Shield is easy to setup – you simply activate it. Then a step-by-step wizard will walk you through the basic configuration. Shield Security does it what it needs to do, and alerts you if and when you need to informed.

Free version and Pro version with extra features (link)

Stop Spammers

Stop spam iconStop Spammers is an aggressive WordPress defense plugin against comment spam and login attempts. It is capable of performing more than 20 different checks for spam and malicious events and can block spam from over 100 different countries. Stop Spammers uses multiple methods for detecting spam and may be too aggressive for some websites.

Free  (link)

Anti-Spam

Anti-spam iconAnti-spam plugin blocks automatic spam in comments section. No captcha required. The plugin is easy to use: just install it and it should just work.

Free and Pro version available (link)

Antispam Bee

Say Goodbye to comment spam on your WordPress blog or website. Antispam Bee blocks spam comments and trackbacks without captchas and without sending personal information to third party services.

Free (link)

I Decided to Go with Antispam Bee.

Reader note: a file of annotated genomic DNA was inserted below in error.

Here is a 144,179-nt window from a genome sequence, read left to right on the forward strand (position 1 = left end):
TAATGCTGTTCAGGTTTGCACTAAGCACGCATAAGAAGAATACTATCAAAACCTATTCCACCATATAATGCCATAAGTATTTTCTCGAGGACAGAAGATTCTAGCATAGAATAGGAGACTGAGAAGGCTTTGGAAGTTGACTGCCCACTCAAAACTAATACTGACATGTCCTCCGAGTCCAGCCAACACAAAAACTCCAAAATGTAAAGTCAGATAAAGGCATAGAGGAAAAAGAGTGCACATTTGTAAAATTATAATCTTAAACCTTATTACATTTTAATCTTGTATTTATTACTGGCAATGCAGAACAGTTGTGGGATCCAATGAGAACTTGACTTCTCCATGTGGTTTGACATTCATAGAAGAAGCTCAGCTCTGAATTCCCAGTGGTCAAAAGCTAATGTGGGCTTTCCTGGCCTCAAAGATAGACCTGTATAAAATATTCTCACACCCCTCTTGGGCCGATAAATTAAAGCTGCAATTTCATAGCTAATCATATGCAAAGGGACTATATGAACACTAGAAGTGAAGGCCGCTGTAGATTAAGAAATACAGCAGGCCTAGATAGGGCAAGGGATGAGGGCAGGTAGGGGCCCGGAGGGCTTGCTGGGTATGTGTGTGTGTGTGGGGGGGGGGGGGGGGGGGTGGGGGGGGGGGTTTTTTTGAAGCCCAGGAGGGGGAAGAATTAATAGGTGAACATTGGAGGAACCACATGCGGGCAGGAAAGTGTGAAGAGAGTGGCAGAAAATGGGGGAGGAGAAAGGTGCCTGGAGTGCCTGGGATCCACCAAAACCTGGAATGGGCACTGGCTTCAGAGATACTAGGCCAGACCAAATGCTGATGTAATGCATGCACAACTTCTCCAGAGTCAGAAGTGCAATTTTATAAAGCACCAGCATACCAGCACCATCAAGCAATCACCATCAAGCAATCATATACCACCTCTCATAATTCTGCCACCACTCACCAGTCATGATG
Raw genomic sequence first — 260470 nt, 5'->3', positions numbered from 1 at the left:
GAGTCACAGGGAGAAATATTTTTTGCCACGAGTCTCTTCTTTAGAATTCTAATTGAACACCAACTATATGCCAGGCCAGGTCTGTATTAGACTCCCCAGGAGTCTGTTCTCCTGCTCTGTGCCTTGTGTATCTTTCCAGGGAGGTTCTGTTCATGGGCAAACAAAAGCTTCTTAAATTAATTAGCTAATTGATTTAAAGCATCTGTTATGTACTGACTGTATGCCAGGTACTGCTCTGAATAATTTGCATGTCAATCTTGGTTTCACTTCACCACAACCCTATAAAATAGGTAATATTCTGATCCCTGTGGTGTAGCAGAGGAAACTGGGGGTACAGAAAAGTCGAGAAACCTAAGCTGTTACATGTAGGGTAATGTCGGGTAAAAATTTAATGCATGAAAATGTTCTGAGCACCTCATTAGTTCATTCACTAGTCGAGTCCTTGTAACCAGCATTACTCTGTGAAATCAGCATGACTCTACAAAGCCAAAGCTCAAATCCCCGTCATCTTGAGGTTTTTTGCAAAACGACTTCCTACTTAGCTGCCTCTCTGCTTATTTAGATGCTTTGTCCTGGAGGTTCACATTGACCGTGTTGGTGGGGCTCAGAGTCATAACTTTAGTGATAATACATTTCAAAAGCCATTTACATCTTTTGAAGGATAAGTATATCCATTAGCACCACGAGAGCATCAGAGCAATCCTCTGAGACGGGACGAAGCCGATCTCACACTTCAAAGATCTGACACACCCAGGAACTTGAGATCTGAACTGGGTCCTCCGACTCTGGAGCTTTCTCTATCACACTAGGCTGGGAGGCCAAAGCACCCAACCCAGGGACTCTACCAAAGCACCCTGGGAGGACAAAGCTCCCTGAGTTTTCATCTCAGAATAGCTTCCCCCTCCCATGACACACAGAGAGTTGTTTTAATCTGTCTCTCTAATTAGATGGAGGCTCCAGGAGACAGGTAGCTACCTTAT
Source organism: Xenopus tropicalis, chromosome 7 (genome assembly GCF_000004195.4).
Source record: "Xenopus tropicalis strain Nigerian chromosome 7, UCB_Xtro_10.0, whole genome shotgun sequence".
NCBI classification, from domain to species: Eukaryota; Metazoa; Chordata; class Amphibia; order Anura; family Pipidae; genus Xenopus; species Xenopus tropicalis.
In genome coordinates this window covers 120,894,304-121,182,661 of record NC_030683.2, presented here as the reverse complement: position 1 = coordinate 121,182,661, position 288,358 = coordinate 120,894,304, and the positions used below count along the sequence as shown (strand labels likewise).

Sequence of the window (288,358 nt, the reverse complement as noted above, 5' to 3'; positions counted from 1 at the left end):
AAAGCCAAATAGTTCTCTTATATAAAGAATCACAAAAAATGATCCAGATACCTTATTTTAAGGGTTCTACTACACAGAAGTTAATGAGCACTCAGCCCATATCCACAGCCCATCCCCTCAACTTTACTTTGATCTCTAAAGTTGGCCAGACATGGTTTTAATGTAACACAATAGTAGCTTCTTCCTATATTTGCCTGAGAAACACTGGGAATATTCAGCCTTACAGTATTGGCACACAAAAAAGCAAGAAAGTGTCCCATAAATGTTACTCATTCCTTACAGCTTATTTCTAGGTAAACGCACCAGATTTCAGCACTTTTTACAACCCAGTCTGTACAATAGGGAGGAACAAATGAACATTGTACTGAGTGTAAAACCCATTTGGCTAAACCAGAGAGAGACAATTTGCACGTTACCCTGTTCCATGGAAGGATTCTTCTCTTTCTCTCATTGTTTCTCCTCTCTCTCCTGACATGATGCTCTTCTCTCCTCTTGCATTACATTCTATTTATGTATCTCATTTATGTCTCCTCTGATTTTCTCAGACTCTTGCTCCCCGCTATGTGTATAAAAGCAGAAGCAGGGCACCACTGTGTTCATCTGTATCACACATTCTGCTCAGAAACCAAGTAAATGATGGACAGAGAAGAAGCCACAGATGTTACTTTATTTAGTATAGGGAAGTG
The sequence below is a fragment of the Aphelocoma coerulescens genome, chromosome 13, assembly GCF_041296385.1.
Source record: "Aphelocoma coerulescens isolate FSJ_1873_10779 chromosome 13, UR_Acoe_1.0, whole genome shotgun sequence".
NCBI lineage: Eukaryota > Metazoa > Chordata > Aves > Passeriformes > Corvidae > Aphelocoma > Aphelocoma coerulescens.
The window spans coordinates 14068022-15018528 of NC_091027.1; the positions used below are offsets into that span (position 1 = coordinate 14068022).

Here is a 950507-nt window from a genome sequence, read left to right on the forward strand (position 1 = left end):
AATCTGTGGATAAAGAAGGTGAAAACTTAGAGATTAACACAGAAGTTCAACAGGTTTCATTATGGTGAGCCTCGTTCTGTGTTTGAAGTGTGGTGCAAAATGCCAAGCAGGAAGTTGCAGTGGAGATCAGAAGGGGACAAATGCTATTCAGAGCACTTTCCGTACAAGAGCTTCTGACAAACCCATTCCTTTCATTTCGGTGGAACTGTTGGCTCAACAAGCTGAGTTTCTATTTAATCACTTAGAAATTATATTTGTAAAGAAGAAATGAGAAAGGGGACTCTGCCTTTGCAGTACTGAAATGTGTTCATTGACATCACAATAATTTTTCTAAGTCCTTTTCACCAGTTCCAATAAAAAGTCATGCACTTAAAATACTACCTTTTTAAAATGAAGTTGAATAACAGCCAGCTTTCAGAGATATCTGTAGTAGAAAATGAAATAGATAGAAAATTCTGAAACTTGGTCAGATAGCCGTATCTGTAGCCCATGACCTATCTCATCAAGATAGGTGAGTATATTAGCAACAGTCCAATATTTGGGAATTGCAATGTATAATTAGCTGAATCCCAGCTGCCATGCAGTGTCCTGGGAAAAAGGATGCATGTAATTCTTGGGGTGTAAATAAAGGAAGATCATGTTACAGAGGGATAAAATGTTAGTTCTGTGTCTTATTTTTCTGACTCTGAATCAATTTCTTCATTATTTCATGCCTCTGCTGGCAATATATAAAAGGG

Anti-spam BeeAntispam Bee has a good number of downloads and active installations at a little over 300,000. It also gets regular updates.

The plugin was easy to install through the regular dashboard, and after activating it the settings page is really simple and straight forward.

So far it seems to be good and working as expected. I haven't received any spam comments in a few days but it caught about 65 of them so it seems promising. In a few months I might come back and do an update to this or a proper review.

Let me know in the comments if you think there's anything I should add or if you have any questions!

In Conclusion

Despite what some people will tell you, Akismet isn't technically free. I also don't like the reliance on WordPress.com so I decided to do away with it.

I evaluated a bunch of plugins first, and decided to go with Antispam Bee. It seems reliable, it's free, and it has a good amount of usage. It also gets regular updates.

I'll run with this for a while and post back if I find any problems with it, but if you're looking for an alternative to Akismet, then this should be a good place to start.

One comment

  1. […] I think that WordPress.com is great and the services they offer are solid, for reasons I already covered in a previous post, I'm trying to detangle all my websites from all the WordPress.com […]